PART IV. De-prescribing in Reducing Transmission


When it comes to medication regimens, less is actually more in reducing transmission. The fewer number of medications that need to be administered, the fewer opportunities for potential disease transmission to residents and participants. This is where de-prescribing comes in.

Download a PDF of the complete “Raising Awareness of Transmission Risks” series.

What is De-prescribing?

De-prescribing is the active process of optimizing a person’s medication list to remove medications that are no longer beneficial or could be causing harm. De-prescribing is part of good prescribing – backing off when doses are too high, or stopping medications that are no longer needed.

Medication Accumulation

The number of medications that a person is prescribed can accumulate in different ways over time. On-going de-prescribing considerations should be a part of any comprehensive medication management program. Monitoring and regular evaluations help ensure that residents and participants are only taking the medications they truly need at any given time.

There are many benefits to de-prescribing both clinically and for patient wellbeing. The recent pandemic underscores one of the primary benefits–the effectiveness of de-prescribing in limiting disease transmission during medication administration.

Considerations for De-prescribing

  • Goals of participant care
  • Limiting the potential for adverse medication events
  • Reducing pill burden
  • Reducing nursing time needed for medication management
  • Improving participant experience
  • Improving clinical and financial outcomes

De-prescribing is a collaborative and progressive process with notable benefits.

How to Safely De-prescribe

1. Establish a Process

  • Create an interdisciplinary team to determine the who, what, why, when and how that will work best for your organization.

2. Identify Your Target Population

  • Those individuals with…
    • A high number of medications
    • Prescribed specific target medications
    • Changing quality of life considerations or care goals

3. Identify Medication Focal Points

  • Medications with the potential to be discontinued (permanently or temporarily) or re-formulated.
    • Include vitamins, supplements, herbal products or long term preventative medications
    • Evaluate medications with no clear diagnosis or indication for use
    • Potential utilization of long acting or combination formulations
  • Medications with specific or highly involved monitoring parameters.
    • Blood glucose monitoring orders, heart rate or blood pressure parameters
    • Frequency of laboratory monitoring orders (i.e. – INR, CBC, LFT, etc.)
    • Re-alignment of medication administration times.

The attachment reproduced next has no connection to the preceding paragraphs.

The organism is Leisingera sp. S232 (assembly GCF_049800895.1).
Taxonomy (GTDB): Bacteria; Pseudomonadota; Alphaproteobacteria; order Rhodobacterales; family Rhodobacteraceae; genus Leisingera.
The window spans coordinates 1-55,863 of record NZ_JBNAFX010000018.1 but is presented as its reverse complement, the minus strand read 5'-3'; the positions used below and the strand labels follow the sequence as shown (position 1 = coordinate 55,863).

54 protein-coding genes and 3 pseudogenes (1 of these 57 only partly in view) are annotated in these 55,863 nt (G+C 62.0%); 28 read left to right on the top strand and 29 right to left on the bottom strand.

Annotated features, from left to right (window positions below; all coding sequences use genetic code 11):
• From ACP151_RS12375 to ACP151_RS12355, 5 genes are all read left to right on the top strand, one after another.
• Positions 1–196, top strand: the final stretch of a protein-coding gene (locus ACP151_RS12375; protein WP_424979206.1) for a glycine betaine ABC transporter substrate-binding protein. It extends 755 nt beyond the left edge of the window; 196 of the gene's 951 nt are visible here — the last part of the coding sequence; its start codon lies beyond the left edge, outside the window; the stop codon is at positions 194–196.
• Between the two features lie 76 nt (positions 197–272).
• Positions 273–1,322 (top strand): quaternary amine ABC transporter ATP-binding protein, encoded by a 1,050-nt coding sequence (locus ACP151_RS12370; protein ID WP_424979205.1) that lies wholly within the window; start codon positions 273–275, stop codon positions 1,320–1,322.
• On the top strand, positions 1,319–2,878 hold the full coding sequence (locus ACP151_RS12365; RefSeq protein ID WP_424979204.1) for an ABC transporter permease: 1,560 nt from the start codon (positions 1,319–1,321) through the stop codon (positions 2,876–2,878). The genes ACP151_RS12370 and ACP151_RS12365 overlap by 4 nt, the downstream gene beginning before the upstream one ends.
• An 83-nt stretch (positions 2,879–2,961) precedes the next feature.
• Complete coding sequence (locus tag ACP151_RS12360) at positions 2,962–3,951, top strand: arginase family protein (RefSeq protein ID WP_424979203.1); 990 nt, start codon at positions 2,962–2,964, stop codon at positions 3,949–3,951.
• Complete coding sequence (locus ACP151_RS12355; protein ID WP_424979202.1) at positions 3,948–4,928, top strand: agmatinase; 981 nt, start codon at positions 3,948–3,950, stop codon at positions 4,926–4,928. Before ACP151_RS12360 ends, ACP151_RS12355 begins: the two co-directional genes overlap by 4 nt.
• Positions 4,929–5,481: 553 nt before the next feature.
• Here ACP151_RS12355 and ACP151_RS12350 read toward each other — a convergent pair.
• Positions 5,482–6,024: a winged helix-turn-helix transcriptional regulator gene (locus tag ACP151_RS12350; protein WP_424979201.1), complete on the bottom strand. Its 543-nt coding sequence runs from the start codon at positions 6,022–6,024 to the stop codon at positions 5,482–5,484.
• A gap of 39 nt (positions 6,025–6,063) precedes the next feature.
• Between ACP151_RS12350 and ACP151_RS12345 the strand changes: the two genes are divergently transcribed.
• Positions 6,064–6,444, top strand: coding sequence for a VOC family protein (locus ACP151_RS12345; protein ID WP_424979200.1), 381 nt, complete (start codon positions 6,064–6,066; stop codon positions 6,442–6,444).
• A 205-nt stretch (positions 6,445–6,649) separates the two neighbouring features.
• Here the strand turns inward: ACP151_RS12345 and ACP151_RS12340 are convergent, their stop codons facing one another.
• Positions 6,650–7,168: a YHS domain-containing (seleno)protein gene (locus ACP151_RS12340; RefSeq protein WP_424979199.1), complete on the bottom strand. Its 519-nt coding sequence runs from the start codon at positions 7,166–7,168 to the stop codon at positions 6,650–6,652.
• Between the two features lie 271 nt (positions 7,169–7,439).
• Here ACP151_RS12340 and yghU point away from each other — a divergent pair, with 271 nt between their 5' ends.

• Overall goal is reduction of the number of medications, number of pills to be administered and/or number of defined administrations per day.

4. Create Awareness & Collaboration

  • Actively involve participants, residents, caregivers, pharmacists and providers in the process.
  • The participant/resident and their care goals are your focal points. Explain all plans and change thoroughly to all involved parties.

5. Establish Specific Timelines and Rigorous Monitoring Protocols

  • While some changes can be done immediately others may require more in depth planning, titrations or a step-wise approach.
  • Participant/resident monitoring and follow-up are essential for safe de-prescribing.

6. Continually Evaluate Opportunities to De-prescribe

  • While you are starting the process now, de-prescribing should be a continuously evaluated

De-prescribing Reduces Transmission and Leads to More Positive Outcomes

Clinical Benefits

  • Reduced risk for adverse effects, medication interactions, falls and resulting hospitalizations
  • Improved participant adherence
  • Improved fiscal management
  • Fewer medication administration intersections reducing potential for transmission

Participant & Resident Benefits

  • Minimized exposure to and transmission of potentially harmful pathogens
  • Reduced medication intake and pill burden
    Optimized medication regimen to support quality of life

Every opportunity to reduce transmission risk in aging adults is a good one, pandemic or not. When done right, de-prescribing can help reduce exposure and actually improve overall patient health.

This concludes Grane Rx’s 4-Part series on how to identify and mitigate transmission risks in medication administration. You can access and share this series by following the button below.